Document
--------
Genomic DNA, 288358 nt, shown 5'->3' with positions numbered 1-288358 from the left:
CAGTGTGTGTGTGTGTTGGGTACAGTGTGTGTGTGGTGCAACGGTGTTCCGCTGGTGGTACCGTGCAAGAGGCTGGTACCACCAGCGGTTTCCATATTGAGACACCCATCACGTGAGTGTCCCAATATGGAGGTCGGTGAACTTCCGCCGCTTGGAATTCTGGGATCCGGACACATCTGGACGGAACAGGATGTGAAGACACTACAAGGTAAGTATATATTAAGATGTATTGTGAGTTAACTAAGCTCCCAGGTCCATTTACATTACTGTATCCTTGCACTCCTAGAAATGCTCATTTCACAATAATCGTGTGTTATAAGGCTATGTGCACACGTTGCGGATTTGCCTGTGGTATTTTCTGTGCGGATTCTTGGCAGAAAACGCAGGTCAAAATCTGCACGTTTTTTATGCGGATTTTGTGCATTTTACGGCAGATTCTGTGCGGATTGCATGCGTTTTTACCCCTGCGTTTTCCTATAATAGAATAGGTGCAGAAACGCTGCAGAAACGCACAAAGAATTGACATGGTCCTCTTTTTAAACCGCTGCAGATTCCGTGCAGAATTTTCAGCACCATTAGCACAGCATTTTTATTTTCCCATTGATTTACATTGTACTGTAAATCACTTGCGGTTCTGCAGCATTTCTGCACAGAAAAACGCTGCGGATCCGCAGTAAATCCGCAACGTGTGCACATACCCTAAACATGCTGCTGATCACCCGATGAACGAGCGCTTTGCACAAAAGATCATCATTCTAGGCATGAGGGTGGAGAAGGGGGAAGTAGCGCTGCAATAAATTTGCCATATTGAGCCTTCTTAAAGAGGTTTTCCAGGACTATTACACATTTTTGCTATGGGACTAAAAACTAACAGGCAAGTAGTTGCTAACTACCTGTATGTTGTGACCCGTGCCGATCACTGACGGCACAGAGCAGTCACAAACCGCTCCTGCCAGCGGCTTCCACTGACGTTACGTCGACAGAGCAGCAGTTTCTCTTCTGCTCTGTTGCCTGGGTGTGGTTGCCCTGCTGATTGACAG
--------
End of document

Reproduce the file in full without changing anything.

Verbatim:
Genomic DNA, 288358 nt, shown 5'->3' with positions numbered 1-288358 from the left:
CAGTGTGTGTGTGTGTTGGGTACAGTGTGTGTGTGGTGCAACGGTGTTCCGCTGGTGGTACCGTGCAAGAGGCTGGTACCACCAGCGGTTTCCATATTGAGACACCCATCACGTGAGTGTCCCAATATGGAGGTCGGTGAACTTCCGCCGCTTGGAATTCTGGGATCCGGACACATCTGGACGGAACAGGATGTGAAGACACTACAAGGTAAGTATATATTAAGATGTATTGTGAGTTAACTAAGCTCCCAGGTCCATTTACATTACTGTATCCTTGCACTCCTAGAAATGCTCATTTCACAATAATCGTGTGTTATAAGGCTATGTGCACACGTTGCGGATTTGCCTGTGGTATTTTCTGTGCGGATTCTTGGCAGAAAACGCAGGTCAAAATCTGCACGTTTTTTATGCGGATTTTGTGCATTTTACGGCAGATTCTGTGCGGATTGCATGCGTTTTTACCCCTGCGTTTTCCTATAATAGAATAGGTGCAGAAACGCTGCAGAAACGCACAAAGAATTGACATGGTCCTCTTTTTAAACCGCTGCAGATTCCGTGCAGAATTTTCAGCACCATTAGCACAGCATTTTTATTTTCCCATTGATTTACATTGTACTGTAAATCACTTGCGGTTCTGCAGCATTTCTGCACAGAAAAACGCTGCGGATCCGCAGTAAATCCGCAACGTGTGCACATACCCTAAACATGCTGCTGATCACCCGATGAACGAGCGCTTTGCACAAAAGATCATCATTCTAGGCATGAGGGTGGAGAAGGGGGAAGTAGCGCTGCAATAAATTTGCCATATTGAGCCTTCTTAAAGAGGTTTTCCAGGACTATTACACATTTTTGCTATGGGACTAAAAACTAACAGGCAAGTAGTTGCTAACTACCTGTATGTTGTGACCCGTGCCGATCACTGACGGCACAGAGCAGTCACAAACCGCTCCTGCCAGCGGCTTCCACTGACGTTACGTCGACAGAGCAGCAGTTTCTCTTCTGCTCTGTTGCCTGGGTGTGGTTGCCCTGCTGATTGACAG